On Friday afternoon, Dr. Judy Palfrey was doing her rounds at Children’s Hospital, above Longwood Avenue. Two miles away, on the other side of town, her husband, Sean, like her a pediatrician, was doing the same at Boston Medical Center.
The news about what had happened 150 miles away in Connecticut seeped out slowly along the corridors where sick children are cared for. The adults — the nurses, the parents, doctors like the Palfreys — gradually realized the extent of the horror in Newtown but did their best not to betray that knowledge to the kids.
Silence was imperative as the Palfreys finished their rounds. But when they got home to Cambridge, and compared their days, they knew that away from their patients, it was time to be anything but silent.
It may be that the violent deaths of 20 innocent children will finally force this country to have an extended, rational debate about limiting the access to high-powered weapons and ammunition. Judy Palfrey was ready for that debate 21 years ago after the death of just one.
His name was Charles Copney, he was 11 years old, and when he was killed in 1991, caught in the crossfire of rival gangs, he was the youngest child in Boston to die of a gunshot. In those intervening years, the dubious title of being the youngest victim kept dropping and now a jury in Boston is deliberating the fate of a man charged with shooting a 2-year-old boy to death in a drug rip in Mattapan.
“Charles Copney was my patient since he was 2 years old,” Judy Palfrey was saying. “We were able to treat his asthma. We were able to treat a cancer, a tumor that required the amputation of his toe. And then he goes out for a bottle of milk and is dead.”
His death changed the way Judy Palfrey looked at her responsibility as a physician, as a pediatrician. Guns were killing children as surely as any malignant tumor, as any virulent virus. She felt as ethically and medically obligated to remove guns from the lives of her patients as she was to remove Charles Copney’s toe.
The organization of which she later served as president, the American Academy of Pediatrics, issued guidelines requiring pediatricians to ask children’s parents or caregivers whether there were guns in their house.
A reasonable requirement, aimed at reducing the number of accidental discharges that kill and injure children. Except that in Florida, legislators passed a law in response to those guidelines that exposed doctors who had the temerity to ask such a question to sanctions by the state board of medicine.
“It was ludicrous,” Judy Palfrey said.
The pediatrician’s group went to court and, last year, prevailed, but the fact that safeguarding children could somehow be construed as overzealous, intrusive meddling into the lives of gun owners underscores the difficulty of injecting common sense into the debate on how to lower the incidence of gun violence.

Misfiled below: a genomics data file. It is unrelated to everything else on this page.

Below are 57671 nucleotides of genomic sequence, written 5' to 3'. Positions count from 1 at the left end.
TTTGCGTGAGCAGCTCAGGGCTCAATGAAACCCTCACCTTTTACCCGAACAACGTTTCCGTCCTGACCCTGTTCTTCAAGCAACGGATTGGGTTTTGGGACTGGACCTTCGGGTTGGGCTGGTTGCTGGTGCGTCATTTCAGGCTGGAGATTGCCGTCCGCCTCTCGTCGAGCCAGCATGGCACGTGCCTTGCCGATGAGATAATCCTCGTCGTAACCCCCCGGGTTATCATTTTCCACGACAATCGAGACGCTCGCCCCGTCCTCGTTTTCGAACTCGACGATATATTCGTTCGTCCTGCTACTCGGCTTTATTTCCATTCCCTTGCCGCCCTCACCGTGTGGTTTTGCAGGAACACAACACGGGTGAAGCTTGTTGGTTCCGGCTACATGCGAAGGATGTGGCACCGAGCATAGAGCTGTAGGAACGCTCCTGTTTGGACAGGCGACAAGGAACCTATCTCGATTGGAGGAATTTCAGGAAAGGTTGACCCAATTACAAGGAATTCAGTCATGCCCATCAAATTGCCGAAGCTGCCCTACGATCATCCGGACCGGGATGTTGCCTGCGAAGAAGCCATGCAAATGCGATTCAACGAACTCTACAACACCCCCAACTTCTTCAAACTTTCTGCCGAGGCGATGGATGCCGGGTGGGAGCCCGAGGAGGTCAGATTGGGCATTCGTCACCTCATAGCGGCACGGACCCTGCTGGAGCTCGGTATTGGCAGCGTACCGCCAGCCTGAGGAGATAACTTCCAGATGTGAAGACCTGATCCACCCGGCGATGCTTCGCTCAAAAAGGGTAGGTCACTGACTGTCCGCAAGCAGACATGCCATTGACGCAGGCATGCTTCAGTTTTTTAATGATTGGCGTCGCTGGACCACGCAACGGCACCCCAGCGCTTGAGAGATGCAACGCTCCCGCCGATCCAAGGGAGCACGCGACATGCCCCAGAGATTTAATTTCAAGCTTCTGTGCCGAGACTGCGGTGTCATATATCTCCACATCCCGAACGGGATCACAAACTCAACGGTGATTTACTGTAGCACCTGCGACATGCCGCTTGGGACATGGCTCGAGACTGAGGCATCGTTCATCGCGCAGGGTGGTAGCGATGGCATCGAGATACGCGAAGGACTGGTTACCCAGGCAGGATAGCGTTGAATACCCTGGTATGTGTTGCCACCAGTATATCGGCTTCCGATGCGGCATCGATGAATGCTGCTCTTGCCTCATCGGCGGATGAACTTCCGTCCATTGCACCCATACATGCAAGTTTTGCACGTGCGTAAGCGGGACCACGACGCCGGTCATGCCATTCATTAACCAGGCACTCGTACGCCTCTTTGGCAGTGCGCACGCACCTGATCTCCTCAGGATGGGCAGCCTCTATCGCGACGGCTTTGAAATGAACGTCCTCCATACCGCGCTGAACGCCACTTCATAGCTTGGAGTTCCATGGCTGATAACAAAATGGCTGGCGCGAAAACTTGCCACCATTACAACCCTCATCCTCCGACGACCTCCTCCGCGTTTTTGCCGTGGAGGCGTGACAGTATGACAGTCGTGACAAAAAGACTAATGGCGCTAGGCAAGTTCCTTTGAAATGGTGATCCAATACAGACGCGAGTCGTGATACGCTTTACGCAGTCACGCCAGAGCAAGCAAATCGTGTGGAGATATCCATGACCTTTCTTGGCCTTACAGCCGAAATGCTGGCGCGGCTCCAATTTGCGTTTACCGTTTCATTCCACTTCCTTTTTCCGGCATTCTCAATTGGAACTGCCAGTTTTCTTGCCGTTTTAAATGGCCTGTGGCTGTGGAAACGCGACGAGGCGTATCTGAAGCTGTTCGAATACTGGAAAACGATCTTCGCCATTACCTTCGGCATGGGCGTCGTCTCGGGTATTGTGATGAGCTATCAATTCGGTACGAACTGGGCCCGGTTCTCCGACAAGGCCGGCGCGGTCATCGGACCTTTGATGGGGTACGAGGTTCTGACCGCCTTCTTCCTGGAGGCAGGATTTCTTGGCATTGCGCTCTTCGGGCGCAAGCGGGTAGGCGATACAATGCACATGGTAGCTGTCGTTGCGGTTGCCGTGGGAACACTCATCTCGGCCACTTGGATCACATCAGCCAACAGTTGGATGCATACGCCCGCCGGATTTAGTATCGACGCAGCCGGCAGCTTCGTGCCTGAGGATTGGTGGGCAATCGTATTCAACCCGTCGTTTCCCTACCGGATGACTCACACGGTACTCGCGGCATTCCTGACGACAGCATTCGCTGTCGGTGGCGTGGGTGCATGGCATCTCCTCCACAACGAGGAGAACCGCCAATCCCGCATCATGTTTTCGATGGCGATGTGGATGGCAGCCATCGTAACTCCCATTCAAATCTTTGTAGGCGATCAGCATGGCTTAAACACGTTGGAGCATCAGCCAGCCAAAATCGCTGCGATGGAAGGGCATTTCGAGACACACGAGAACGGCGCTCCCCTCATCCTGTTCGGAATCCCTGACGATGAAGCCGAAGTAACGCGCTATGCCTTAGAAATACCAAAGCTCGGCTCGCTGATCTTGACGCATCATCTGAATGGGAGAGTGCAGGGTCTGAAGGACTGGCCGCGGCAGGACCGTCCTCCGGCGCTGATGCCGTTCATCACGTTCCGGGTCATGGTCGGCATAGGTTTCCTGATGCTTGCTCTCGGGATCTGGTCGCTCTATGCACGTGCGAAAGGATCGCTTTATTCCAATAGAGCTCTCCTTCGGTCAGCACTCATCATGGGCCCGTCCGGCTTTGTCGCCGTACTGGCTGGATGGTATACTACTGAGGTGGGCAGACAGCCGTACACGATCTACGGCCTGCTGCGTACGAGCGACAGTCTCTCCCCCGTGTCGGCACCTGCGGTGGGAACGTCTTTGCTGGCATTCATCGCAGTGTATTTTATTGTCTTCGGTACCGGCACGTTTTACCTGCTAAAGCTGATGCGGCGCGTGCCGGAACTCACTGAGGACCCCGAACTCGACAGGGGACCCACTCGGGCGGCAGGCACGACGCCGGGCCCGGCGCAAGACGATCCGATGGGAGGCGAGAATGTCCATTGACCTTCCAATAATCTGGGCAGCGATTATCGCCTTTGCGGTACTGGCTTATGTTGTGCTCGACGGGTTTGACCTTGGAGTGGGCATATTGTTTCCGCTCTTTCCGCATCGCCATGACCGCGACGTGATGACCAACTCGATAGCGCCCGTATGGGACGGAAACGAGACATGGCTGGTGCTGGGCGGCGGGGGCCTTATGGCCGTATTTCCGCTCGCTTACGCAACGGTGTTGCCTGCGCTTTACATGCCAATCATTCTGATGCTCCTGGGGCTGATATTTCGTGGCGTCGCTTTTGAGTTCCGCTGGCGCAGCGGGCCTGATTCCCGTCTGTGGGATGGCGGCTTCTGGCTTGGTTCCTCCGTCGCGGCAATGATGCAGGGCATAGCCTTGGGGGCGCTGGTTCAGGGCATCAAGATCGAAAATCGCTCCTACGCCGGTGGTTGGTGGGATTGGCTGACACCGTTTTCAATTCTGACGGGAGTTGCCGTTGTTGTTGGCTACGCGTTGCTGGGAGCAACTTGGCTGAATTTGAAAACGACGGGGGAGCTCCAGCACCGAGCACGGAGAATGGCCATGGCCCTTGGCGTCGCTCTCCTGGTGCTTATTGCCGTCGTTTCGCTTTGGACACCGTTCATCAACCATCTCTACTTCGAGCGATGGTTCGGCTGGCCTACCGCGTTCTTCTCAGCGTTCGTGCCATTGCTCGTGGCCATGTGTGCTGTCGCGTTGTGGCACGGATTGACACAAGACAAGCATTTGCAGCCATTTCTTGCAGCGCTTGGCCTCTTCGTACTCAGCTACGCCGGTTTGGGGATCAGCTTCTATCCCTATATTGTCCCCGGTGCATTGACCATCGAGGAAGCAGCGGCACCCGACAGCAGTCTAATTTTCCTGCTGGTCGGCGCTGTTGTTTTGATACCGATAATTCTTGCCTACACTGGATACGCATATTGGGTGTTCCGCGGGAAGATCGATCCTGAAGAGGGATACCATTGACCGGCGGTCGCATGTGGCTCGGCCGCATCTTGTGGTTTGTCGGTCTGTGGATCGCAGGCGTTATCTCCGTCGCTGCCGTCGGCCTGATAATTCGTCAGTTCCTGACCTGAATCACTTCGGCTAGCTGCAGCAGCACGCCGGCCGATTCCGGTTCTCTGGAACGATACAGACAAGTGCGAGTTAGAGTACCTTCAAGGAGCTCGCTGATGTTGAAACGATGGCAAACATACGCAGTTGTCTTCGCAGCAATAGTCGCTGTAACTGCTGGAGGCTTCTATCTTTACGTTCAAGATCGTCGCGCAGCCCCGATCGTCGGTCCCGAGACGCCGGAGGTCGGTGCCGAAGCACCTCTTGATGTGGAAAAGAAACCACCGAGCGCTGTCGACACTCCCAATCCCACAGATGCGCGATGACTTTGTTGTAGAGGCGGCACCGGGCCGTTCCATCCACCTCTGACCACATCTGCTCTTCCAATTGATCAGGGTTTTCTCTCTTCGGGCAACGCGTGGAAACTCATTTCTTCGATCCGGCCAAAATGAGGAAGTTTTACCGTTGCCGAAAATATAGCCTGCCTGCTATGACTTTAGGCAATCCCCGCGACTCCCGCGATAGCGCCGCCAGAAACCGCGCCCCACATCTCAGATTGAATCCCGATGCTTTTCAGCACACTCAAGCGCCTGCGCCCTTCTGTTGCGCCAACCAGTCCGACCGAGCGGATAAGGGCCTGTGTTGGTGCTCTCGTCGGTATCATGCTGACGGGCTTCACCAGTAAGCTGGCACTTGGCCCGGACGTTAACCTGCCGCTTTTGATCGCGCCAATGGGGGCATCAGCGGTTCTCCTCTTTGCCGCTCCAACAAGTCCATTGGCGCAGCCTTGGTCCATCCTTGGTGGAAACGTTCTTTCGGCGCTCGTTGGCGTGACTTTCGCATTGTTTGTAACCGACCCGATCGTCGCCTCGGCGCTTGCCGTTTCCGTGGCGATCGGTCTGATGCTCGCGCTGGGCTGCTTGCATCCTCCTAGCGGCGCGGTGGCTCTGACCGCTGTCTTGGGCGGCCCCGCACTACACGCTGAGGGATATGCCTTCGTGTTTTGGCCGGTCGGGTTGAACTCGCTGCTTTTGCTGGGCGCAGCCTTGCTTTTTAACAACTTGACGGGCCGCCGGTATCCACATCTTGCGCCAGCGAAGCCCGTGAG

“People have got to overcome the fear of discussing this rationally,” Sean Palfrey said. “There has to be a graded response. But you’ve got to start somewhere and you’ve got to start now.”
Start, for example, with reinstituting the assault rifle ban that was allowed to expire in 2004, a decade after it was introduced. Start, for example, with limiting access to large-capacity magazines that, among other things, make it easier to kill a lot of people in a short period of time. Start, for example, with requiring background checks of buyers at gun shows and private sales.
Like so many school shooters before him, Adam Lanza, the 20-year-old who shot and killed 20 children and six teachers and staff at Sandy Hook Elementary School after, police believe, killing his mother, appeared to have had serious mental health issues. And the reality is that it is easier for people like Adam Lanza to access legally purchased guns, from a gun shop or, in his case, his mother’s house, than quality mental health care. More evidence that, as Judy Palfrey has long argued, approaching gun policy as public health policy will save lives.
An outright ban on guns is as unrealistic as the lack of any limits on sales of weapons is unthinkable. It won’t happen. But as Judy Palfrey concluded 21 years ago, as she stared at the lifeless body of a little boy she had saved from everything but bullets, the carnage can be reduced, the number of children and adults killed and wounded by guns in America can be lowered.
“But it can’t be if we don’t talk about it,” Judy Palfrey said. “What are we afraid of?”
The killing of six people, including a young girl, and the wounding of a congresswoman in Arizona wasn’t enough. The killing of 12 people in a movie theater in Colorado wasn’t enough. Maybe the killing of 20 children in a school in Connecticut will force a serious conversation.
Earlier this week, before Newtown lost its children and its innocence, a young resident physician Judy Palfrey didn’t know knocked on the door of her office and handed her a note. It was from Pat Copney, Charles Copney’s mother, saying she hadn’t heard from her in a while. She just wanted to talk.